The Telegraph, February 18, 2009
Afghanistan is Barack Obama's Iraq - or Vietnam
In 2005 opinion polls showed 83 per cent of Afghans favourably disposed towards America; today it is 47 per cent
Barack Obama has taken the fatal step: he has made himself a war president, like George W Bush before him. Farewell, Prince of Peace. He has been even more injudicious than Dubya in the fight he has picked, choosing Afghanistan, the unwinnable war that will destroy his reputation. Trying to occupy Afghanistan - like invading Russia - is one of those bad career moves that politicians should regard as strictly off-limits if they have any survival instinct.
At the same time, ratings of U.S. forces have declined precipitously; 32 percent said U.S. and coalition forces are performing well, down from 68 percent in 2005. And fewer than half of the respondents, 42 percent, have confidence in coalition forces to provide security in their areas.
The Washington Post, Feb. 10, 2009
Obama has ordered a further 17,000 US troops into Afghanistan, to bring the American presence there up to 50,000. The ultimate objective is said to be a deployment of 60,000 - enough to provide the Taliban with lots of targets, but hopelessly inadequate to garrison that inhospitable country. To put these figures in perspective it is worth recalling that the Soviet Union, in the decade 1979-89, lost 469,685 men in Afghanistan.
"Afghanistan is still winnable," claims Obama (even the language sounds suspiciously defensive), "in the sense of our ability to ensure that it is not a launching pad for attacks against North America." At least his objective "to stamp out al-Qaeda to make sure that extremism is not expanding but rather is contracting" sounds a tad more modest than all that heady stuff about building a model democracy that was common currency immediately after the "fall" of Kabul. Heaven knows how many suicide bombers that spawned.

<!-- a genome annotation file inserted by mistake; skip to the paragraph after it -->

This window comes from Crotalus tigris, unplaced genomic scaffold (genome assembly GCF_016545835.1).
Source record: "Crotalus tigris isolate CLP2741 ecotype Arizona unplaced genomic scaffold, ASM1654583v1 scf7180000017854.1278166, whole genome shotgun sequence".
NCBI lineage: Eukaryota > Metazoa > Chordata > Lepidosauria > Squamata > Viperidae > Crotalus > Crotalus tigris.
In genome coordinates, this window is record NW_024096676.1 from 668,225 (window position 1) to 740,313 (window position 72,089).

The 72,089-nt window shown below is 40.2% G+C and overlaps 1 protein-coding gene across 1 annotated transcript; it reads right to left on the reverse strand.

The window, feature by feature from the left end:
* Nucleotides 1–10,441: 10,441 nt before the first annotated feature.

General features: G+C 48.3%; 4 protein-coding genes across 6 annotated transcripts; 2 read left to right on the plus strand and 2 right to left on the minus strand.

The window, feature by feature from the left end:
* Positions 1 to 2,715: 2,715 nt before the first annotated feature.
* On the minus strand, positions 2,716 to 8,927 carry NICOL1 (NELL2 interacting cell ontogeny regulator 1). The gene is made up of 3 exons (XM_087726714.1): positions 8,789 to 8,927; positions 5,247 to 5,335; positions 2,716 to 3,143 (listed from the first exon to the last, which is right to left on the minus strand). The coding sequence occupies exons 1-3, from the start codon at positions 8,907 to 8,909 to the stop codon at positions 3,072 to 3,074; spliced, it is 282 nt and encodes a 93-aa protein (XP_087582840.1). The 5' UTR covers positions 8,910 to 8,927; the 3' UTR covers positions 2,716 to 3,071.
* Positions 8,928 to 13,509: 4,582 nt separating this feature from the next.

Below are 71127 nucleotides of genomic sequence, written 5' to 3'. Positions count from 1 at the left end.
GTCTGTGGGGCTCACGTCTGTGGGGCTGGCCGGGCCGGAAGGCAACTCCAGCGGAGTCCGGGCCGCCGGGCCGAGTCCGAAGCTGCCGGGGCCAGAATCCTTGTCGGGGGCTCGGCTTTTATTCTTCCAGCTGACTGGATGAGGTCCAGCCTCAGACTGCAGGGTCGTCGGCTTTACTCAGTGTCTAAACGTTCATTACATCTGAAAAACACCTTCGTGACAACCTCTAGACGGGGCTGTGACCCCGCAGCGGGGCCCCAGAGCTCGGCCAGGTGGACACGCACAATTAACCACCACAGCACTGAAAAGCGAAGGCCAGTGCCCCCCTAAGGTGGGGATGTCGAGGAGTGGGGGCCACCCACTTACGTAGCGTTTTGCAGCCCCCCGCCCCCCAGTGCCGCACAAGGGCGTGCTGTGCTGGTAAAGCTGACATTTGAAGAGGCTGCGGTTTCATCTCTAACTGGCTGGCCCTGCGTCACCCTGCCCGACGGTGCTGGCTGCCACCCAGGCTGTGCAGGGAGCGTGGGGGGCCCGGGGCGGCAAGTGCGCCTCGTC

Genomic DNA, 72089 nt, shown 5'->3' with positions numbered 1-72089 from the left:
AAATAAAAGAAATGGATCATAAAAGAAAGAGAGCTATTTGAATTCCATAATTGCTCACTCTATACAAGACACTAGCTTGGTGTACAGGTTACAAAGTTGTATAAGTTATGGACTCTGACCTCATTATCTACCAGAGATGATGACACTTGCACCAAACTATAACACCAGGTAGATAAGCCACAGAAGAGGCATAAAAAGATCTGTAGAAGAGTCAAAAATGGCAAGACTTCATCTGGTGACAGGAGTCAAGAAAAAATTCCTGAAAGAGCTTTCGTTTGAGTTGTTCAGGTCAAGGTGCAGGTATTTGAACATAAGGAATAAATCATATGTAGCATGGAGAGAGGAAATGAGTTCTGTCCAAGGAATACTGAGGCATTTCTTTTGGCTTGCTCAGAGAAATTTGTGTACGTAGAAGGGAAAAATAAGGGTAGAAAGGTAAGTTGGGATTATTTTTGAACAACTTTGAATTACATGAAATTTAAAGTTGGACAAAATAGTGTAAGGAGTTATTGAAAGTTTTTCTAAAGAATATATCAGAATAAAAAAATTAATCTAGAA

America and its allies, like the Soviets before them, are being defeated in Afghanistan. The countryside is completely in the hands either of the Taliban or of warlords. Even the cities are now beleaguered: within the past 10 days suicide bombers have killed 27 people in Kabul and insurgents temporarily occupied the Ministry of Justice. The government of Hamid Karzai, whose younger brother Ahmed Wali is accused by Western security agencies of being a major drug baron, is corrupt and impotent. In 2005 opinion polls showed 83 per cent of Afghans favourably disposed towards America; today it is 47 per cent.
Why are the allies in Afghanistan? To stamp out the drugs trade, we are told, and to prevent the country becoming a base for attacks on the West. But the Taliban extinguished the heroin industry: only since the allied occupation has the trade flourished again. And what kind of terrorist attack can be planned against New York or London in Helmand Province that cannot as effectively be plotted in Waziristan, just over the border, which the Taliban now rules? Or in mainstream Pakistan?
Barack Obama has not commented on the recent surrender by the Pakistani government to Taliban allies in the Swat Valley, allowing the imposition of Sharia law there. The Taliban is winning. If it encounters superior US forces it will retire, then resume the offensive when suitable. It can play this game for years or decades, ratcheting up the American body count. Obama is committed to this futile conflict because he made a campaigning point during the election of offsetting his opposition to the Iraq war with his support for the Afghan debacle. Now Afghanistan is Obama's Iraq - and threatens to become his Vietnam.
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